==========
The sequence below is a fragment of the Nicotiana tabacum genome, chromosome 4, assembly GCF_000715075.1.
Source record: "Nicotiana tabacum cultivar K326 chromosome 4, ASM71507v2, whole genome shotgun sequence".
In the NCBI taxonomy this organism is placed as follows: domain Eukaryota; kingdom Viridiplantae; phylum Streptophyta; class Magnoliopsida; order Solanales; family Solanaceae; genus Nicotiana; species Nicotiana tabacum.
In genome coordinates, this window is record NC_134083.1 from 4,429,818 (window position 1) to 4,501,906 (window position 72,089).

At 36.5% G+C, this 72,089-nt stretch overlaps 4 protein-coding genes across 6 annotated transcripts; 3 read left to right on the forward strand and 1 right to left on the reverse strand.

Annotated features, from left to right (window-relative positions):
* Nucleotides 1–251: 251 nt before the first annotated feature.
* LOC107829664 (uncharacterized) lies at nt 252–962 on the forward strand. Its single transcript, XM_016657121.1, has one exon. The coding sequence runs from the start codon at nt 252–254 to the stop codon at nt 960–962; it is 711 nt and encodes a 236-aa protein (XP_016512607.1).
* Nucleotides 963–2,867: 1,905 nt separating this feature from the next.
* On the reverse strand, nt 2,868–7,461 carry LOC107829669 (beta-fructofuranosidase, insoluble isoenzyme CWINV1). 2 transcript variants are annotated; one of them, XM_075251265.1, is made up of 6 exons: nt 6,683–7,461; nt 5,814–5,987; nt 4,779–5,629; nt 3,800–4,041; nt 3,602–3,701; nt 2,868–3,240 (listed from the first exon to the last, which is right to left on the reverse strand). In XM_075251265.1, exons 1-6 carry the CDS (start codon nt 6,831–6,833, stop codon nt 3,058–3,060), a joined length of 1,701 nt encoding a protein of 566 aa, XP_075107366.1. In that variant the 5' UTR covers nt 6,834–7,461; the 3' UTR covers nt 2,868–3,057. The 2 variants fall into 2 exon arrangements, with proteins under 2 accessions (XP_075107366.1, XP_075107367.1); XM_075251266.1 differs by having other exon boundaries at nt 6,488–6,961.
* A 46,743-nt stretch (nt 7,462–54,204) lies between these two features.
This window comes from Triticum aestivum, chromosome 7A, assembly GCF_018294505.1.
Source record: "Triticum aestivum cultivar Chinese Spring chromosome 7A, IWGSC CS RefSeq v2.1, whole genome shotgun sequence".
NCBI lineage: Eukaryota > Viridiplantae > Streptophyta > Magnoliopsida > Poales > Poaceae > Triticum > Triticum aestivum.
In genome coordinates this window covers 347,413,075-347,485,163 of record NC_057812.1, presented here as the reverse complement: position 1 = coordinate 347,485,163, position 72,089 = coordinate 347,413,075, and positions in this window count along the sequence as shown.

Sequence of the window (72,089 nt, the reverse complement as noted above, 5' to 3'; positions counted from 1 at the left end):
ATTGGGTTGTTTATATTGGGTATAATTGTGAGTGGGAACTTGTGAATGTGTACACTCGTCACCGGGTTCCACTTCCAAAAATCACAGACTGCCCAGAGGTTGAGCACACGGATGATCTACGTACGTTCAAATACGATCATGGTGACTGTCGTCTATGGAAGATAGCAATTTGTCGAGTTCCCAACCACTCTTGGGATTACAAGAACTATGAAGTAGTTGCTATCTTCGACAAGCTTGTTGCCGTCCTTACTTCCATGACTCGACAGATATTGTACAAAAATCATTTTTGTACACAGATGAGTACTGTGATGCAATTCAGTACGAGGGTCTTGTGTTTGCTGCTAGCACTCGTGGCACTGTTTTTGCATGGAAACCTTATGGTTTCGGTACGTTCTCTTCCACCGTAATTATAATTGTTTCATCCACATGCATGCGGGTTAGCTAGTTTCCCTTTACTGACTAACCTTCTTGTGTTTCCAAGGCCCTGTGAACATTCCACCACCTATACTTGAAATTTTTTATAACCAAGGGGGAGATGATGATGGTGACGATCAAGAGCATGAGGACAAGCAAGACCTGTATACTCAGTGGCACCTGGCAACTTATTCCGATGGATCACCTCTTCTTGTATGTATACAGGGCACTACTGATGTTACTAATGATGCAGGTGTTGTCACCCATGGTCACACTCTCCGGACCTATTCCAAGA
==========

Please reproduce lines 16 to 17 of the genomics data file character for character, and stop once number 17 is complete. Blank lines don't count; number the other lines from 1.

Sequence of the window (72,089 nt, the reverse complement as noted above, 5' to 3'; positions counted from 1 at the left end):
ATTGGGTTGTTTATATTGGGTATAATTGTGAGTGGGAACTTGTGAATGTGTACACTCGTCACCGGGTTCCACTTCCAAAAATCACAGACTGCCCAGAGGTTGAGCACACGGATGATCTACGTACGTTCAAATACGATCATGGTGACTGTCGTCTATGGAAGATAGCAATTTGTCGAGTTCCCAACCACTCTTGGGATTACAAGAACTATGAAGTAGTTGCTATCTTCGACAAGCTTGTTGCCGTCCTTACTTCCATGACTCGACAGATATTGTACAAAAATCATTTTTGTACACAGATGAGTACTGTGATGCAATTCAGTACGAGGGTCTTGTGTTTGCTGCTAGCACTCGTGGCACTGTTTTTGCATGGAAACCTTATGGTTTCGGTACGTTCTCTTCCACCGTAATTATAATTGTTTCATCCACATGCATGCGGGTTAGCTAGTTTCCCTTTACTGACTAACCTTCTTGTGTTTCCAAGGCCCTGTGAACATTCCACCACCTATACTTGAAATTTTTTATAACCAAGGGGGAGATGATGATGGTGACGATCAAGAGCATGAGGACAAGCAAGACCTGTATACTCAGTGGCACCTGGCAACTTATTCCGATGGATCACCTCTTCTTGTATGTATACAGGGCACTACTGATGTTACTAATGATGCAGGTGTTGTCACCCATGGTCACACTCTCCGGACCTATTCCAAGA